The recently published PIONEER-HF study attempts to move sacubitril/valsartan (Entresto) therapy to the inpatient environment to improve patient and physician acceptance of this therapy for patients with heart failure (N Engl J Med. 2019 Feb 7;380;539-48).
When given to outpatients in the PARADIGM-HF trial, the combination was superior to enalapril for reducing the risks of death and hospitalization for heart failure (N Engl J Med 2014;371:993-1004.) Specifically, sacubitril/valsartan decreased mortality by 15% and hospitalization by 21% as an outpatient therapy for patients with systolic heart failure. Nevertheless, there has not been widespread adoption of this approach. It is well known that , one of the first drugs shown to be effective in heart failure therapy (Entresto costs more than $4,000 per year; enalapril costs about $120 per year).
The investigators in the PIONEER-HF study compared Entresto to enalapril over a 2-month period in patients hospitalized with systolic heart failure. To accelerate the trial, the investigators used the proportional change in patients’ N-terminal pro-B-type natriuretic peptide (NT-proBNP) levels as the primary endpoint rather than the traditional outcome of morbidity and mortality. In the short term, no significant clinical benefits were observed, but there was a significant decrease in NT-proBNP of about 30% (P less than .001).
The investigators suggested that this finding extended the previous benefit observed with Entresto during outpatient initiation and could be used as a rationale for initiating Entresto therapy in the hospital. This earlier application of the therapy could make the drug more widely acceptable.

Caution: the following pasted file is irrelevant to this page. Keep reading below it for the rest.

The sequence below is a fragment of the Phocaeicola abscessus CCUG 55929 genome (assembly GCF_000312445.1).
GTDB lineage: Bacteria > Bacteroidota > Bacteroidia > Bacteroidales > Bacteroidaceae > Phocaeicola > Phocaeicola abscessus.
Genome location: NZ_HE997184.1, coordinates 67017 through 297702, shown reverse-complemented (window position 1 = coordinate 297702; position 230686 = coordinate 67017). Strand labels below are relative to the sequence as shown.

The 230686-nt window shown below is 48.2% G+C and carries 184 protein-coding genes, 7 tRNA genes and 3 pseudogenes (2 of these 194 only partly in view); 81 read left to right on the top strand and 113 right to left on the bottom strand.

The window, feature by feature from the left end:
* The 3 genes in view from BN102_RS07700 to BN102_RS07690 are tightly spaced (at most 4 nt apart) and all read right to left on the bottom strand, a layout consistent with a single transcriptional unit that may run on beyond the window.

Considerable investigation in BNP measurement has occurred over the last few years, and although it is clear that BNP is elevated in heart failure patients, there is no evidence to confirm that the decrease in BNP is associated with improved outcome. BNP will fall with decrease in ventricular volume, which may have significant physiologic mechanisms but ventricular volume could decrease with fall in blood pressure that may have occurred in this population since hypotension tended to be more frequent with Entresto than with enalapril. The traditional measure of heart failure benefit with beta-blockers, ACE inhibitors, and aldosterone antagonists in the inpatient and early postdischarge period has depended on clinical outcomes.
Regardless of the physiologic explanation of this fall in BNP, we must pause in our assumptions when a surrogate measure is used to assess clinical benefit as inpatient therapy. The Food and Drug Administration has long given up using surrogate measures as proof of efficacy, and rightly so. Clinical medicine is replete with dubious drug benefits based on surrogate measures. Let’s not forget that only a few years ago suppression of premature ventricular contractions was considered to be a measure of the pharmacologic prevention of sudden death. We have come a long way from that and other clinical missteps to use BNP, an uncertain marker at best of clinical improvement, as a surrogate for the improvement in heart failure.
There is a substantial amount of data supporting the benefit of Entresto in the clinical management of outpatients with heart failure without using the PIONEER-HF trial results as a pretense to initiate therapy when patients are hospitalized. One might suggest that if Novartis is concerned about introducing the drug in the clinical management of heart failure, the company might consider the possibility of decreasing its price.
Dr. Goldstein is professor of medicine at Wayne State University and the division head emeritus of cardiovascular medicine at Henry Ford Hospital, both in Detroit.